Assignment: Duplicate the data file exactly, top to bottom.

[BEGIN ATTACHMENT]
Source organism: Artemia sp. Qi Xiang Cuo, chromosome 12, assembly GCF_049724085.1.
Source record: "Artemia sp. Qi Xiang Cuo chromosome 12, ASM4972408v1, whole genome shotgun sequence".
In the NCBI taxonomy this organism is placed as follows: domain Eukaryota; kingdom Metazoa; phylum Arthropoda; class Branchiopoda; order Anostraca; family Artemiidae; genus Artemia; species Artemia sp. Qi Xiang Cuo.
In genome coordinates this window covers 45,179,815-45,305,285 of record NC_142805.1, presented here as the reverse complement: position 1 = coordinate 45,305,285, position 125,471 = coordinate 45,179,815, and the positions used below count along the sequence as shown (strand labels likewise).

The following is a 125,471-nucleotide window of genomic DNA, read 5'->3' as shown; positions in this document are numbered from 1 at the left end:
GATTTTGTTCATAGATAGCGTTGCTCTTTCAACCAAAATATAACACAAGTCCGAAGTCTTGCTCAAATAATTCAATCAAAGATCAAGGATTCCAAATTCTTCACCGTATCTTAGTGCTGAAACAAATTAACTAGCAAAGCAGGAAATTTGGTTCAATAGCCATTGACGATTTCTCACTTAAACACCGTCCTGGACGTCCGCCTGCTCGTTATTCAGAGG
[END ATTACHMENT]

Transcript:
Source organism: Artemia sp. Qi Xiang Cuo, chromosome 12, assembly GCF_049724085.1.
Source record: "Artemia sp. Qi Xiang Cuo chromosome 12, ASM4972408v1, whole genome shotgun sequence".
In the NCBI taxonomy this organism is placed as follows: domain Eukaryota; kingdom Metazoa; phylum Arthropoda; class Branchiopoda; order Anostraca; family Artemiidae; genus Artemia; species Artemia sp. Qi Xiang Cuo.
In genome coordinates this window covers 45,179,815-45,305,285 of record NC_142805.1, presented here as the reverse complement: position 1 = coordinate 45,305,285, position 125,471 = coordinate 45,179,815, and the positions used below count along the sequence as shown (strand labels likewise).

The following is a 125,471-nucleotide window of genomic DNA, read 5'->3' as shown; positions in this document are numbered from 1 at the left end:
GATTTTGTTCATAGATAGCGTTGCTCTTTCAACCAAAATATAACACAAGTCCGAAGTCTTGCTCAAATAATTCAATCAAAGATCAAGGATTCCAAATTCTTCACCGTATCTTAGTGCTGAAACAAATTAACTAGCAAAGCAGGAAATTTGGTTCAATAGCCATTGACGATTTCTCACTTAAACACCGTCCTGGACGTCCGCCTGCTCGTTATTCAGAGG